Some things in this world are worth repeating, and a unique teacher exchange between Puerto Rico and Boston is trying to fit that category. The exchange, now in its second year, serves a laudable purpose: bridging the educational gap for migrant students who accompany their parents as they bounce back and forth between Boston and San Juan, looking for new jobs, visiting extensively with relatives, or returning to the tropical island during harsh New England winters.
Thirteen percent of this year's public school students in Boston speak Spanish, and school officials say migrants and new arrivals from Puerto Rico account for a significant amount of this percentage.
This fall, five public school teachers and five university student teachers from each city began their year abroad. Assuming the roles of teacher and student, they have been heading their own classrooms and studying graduate courses on US-Puerto Rican relations and migrant patterns.
Not many teachers in US cities realize the differences between their classrooms and Puerto Rico's classrooms. Lucia David, coordinator of the exchange and director of the Institute of Learning and Teaching at the University of Massachusetts in Boston, says "most schools on the island are extremely teacher-oriented. Students copy everything down from the blackboard or the teacher. Class discussion -- encouraged in many US schools -- is unusual."
As a result, many teachers in both countries unwittingly classify their migrant students as "slow leaners" or "discipline problems."
To combat such confusion, the program must overcome some of last year's mistakes: poor administration; considerable delay in federal funding; dissatisfaction among participating teachers; and the absorption of the visiting Puerto Ricans into permanent Boston teaching jobs.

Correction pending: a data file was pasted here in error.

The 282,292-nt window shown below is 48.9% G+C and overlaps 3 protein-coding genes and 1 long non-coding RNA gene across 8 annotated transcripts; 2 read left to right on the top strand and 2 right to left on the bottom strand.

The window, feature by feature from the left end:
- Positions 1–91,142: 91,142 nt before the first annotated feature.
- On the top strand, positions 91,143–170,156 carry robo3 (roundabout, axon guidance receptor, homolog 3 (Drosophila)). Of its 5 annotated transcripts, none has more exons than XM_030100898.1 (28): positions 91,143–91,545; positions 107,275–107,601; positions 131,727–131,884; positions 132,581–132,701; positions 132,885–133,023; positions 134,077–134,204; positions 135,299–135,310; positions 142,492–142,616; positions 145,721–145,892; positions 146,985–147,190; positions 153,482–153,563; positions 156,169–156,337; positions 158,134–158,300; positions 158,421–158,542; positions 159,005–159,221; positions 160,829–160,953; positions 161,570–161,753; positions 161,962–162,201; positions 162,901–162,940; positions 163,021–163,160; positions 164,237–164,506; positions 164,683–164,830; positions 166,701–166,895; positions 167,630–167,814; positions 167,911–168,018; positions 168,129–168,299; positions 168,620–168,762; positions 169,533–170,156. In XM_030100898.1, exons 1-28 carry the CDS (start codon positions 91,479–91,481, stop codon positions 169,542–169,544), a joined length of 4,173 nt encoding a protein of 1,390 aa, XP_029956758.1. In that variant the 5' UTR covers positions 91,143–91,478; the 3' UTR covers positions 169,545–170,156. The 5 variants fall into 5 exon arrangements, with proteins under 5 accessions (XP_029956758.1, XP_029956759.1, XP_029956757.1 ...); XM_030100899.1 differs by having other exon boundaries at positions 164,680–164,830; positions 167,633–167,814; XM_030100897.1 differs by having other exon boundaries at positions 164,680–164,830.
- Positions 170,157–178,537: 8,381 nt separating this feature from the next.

Ms. David says past administrative foul-ups resulted from "our inexperience in that first year."
Some of these "first year" kinks have been ironed out. "This year the Bostonians arrived in San Juan two weeks ahead of time and were met by their island-based coordinator for orientation," she says. (Last year the coordinator was vacationing when the crew arrived the day before classes were to start.)
"Also, teachers chose their classes and were assigned housing [the student teachers stay in university dorms] before they left. No teacher will have to live off savings this time, since federal funding for the program arrived on schedule," she adds.
The program now does more than give teachers practice in a foreign classroom. The addition is workshops -- workshops explaining the ins and outs of Boston's school system and workshops in which exchangees from both years, along with experts on pertinent US-Puerto Rican issues, share their experiences with bilingual teachers who are not part of the program.
Last year's teachers could not put their finger on specific insights gained from the exchange. Robert Faulstich, now teaching social studies in a bilingual program at Chelsea High near Boston, says, "My general taste of Puerto Rican culture helps me relate Puerto Rico to much of my class material. This makes my Hispanic students feel more comfortable, but I can't say that I've made specific alterations in my teaching because of the exchange."
Irma Lebro, an islander with 16 years' teaching experience, is in Boston teaching English as a second language to Arabs, Russians, Colombians, and Puerto Ricans -- all in the same classroom.
After two short months here she can be specific. "In Puerto Rico, we teach English only orally to first-, second-, and third-graders. Here, they use reading and writing, too. That works better. Also, I'm going to start kids right where they are in English. We have a habit of putting migrant children together by age, not necessarily by language proficiency."
Cultural differences do not escape Ms. Lebro. "I'll have to remember that, next time I have to scold a mainland child in class at home, he'll probably look me right in the eye. I'm used to the island children lowering their eyes. I'll need to remind myself that this child isn't being purposely rude."
This firsthand experience can reach Puerto Rico only if the teachers return. Four of the five full-time (not student) teachers from last year never made it back. They were hired to teach in Boston's bilingual schools.
"Getting the Puerto Rican teachers to return is probably the biggest challenge facing the program," says Nydia Mendes, a district supervisor of Boston's bilingual program.
Ms. David says that both years the teachers signed a contract with San Juan schools stating they would return or lose their tenure there.